- N. Sulawesi - [AUGUST 2009]



The Lembeh Strait is a small stretch of water located in the North East Sulawesi region of Indonesia. The Sulawesi Region is the world's eleventh largest island, and it covers an approximate area of 67,413 sq miles (174,600 sq km).

When diving in Lembeh, it's all about the muck and the critters. Beneath the hustle of boat traffic which flows between Lembeh and the coastal city of Bitung, there exists an incredible underwater world that is full of some of the most amazing freaky creatures that you will see anywhere on the planet.

When you descend into this murky underwater world, you realize right away that this place is very different from the norm. There are no plummeting walls into some deep abyss, there are no swim-throughs for which you can play and explore, there are not many patches of colorful and pristine coral to adore. What Lembeh does have is muck. And it is some of the best muck you will find anywhere.

pygmy sh
The word 'muck' is not really a flattering description, when in reality the bottom is covered mostly with black volcanic sand; so it kind of looks mucky. When diving in Lembeh you notice right away that there are not a lot of natural underwater features or terrain. It's pretty flat in most places with only man mad objects like old tires and glass jugs scattered here an there. All these reasons lend to a very unique and yes, sometimes mucky feel.

But it's this unusual mucky environment which is home to so many incredible species of life. Everywhere you look you see another weird creature. Before you even have time to snap off a few shots on your camera, the dive guides are pointing out another creature. This is some great entertainment.


On a typical dive you will descend to a sandy bottom and as you settle to the bottom and adjust your eyes, you start to see unusual things all around you. Octopuses crawl out from coconut shells, cuttlefish change shape and color, frogfish and pygmy seahorses blend into their environment and wait for a meal to swim along. Everywhere you turn there is something unusual to look at. The place is literally crawling with freaky critters.

One thing you'll notice when you dive in Lembeh, is that all the marine life is very small. It's almost as if you have left the normal sized world and you enter into Pygmy-world where everything familiar has been shrunk into a miniature version of the original. Bring along your macro lens or your super-duper macro lens for your camera when you go diving there. If you aren't taking underwater pictures, consider bringing a hand held magnifying glass for underwater critter spotting.


The visibility in the strait is usually pretty good, but depending on the specific location it varies. In some dive sites we had about 50 ft visibility, and in others we had closer to 25 - 30 ft visibility. Honestly, you don't think too much about the visibility because most of the time you have your head down scouring the bottom for tiny creatures.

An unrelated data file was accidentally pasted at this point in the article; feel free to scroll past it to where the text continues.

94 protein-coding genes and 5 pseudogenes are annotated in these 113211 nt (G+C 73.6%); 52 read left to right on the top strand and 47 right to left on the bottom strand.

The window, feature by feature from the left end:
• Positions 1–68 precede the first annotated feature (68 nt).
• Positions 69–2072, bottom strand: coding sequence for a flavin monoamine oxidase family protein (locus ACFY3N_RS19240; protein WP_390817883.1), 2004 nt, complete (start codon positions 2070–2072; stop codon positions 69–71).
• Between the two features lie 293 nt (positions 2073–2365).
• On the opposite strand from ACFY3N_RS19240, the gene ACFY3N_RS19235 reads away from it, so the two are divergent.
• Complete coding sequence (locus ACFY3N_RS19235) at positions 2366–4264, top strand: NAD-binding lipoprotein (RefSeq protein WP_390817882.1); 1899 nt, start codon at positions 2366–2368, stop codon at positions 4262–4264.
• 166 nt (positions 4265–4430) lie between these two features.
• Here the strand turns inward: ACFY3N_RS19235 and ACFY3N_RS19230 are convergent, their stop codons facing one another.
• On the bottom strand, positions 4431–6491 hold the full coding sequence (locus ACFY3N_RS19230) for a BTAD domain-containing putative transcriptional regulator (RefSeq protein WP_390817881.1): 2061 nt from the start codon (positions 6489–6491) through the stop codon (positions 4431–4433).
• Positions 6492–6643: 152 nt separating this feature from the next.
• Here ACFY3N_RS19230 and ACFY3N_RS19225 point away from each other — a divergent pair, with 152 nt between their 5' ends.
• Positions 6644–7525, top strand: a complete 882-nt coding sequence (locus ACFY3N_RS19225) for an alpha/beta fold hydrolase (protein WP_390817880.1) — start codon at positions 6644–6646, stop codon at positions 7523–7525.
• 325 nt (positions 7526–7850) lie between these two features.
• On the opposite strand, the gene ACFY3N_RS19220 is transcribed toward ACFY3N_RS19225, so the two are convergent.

The water temps were pretty warm on our visit in August. A 3mm suit was adequate, although at times I did get a little chilly towards the end of a 80 minute dive. There are some very distinct thermoclines in the water, and in some places the water can get very cold, but most of the time the water was warm and pleasant. In general, there are not many strong currents in the Lembeh Strait.

In all, ours was an amazing experience to go diving in Lembeh. It's hard to describe all the nuances of the trip, because it is such a unique experience. Every day we saw new things that we had never seen before, which made it exciting to jump in the water every day. It's great to know that places like this still exist on earth. I can't wait to go back.

See the maps... See how to get to Lembeh...


During our visit we stayed at the NAD Resort. The grounds at NAD-Lembeh are small but very well cared for and adequate. The rooms have mosquito nets for the beds, fans, air conditioners, western style toilets, shower, sink and hot & cold running water. The maid came in each day and cleaned the rooms, so they were always well kept.



Just like most places in Lembeh Strait, NAD is a haven for underwater photographers. Most of the people staying at NAD were diving every day, 3 times a day, and the camera bins on the boats were loaded. Be prepared for a lot of photographers trying to get the best shot. This can be a bit of a problem with some less-considerate photographers. This is why it is important for photographers to uphold a good code of conduct. It is good camera etiquette to be polite and take turns. Don't be the pushy photo-hog that ruins the fun for everybody on the dive. And please be careful not to kick sand up when you are done taking your picture, the next person waiting to take a picture will thank you for it!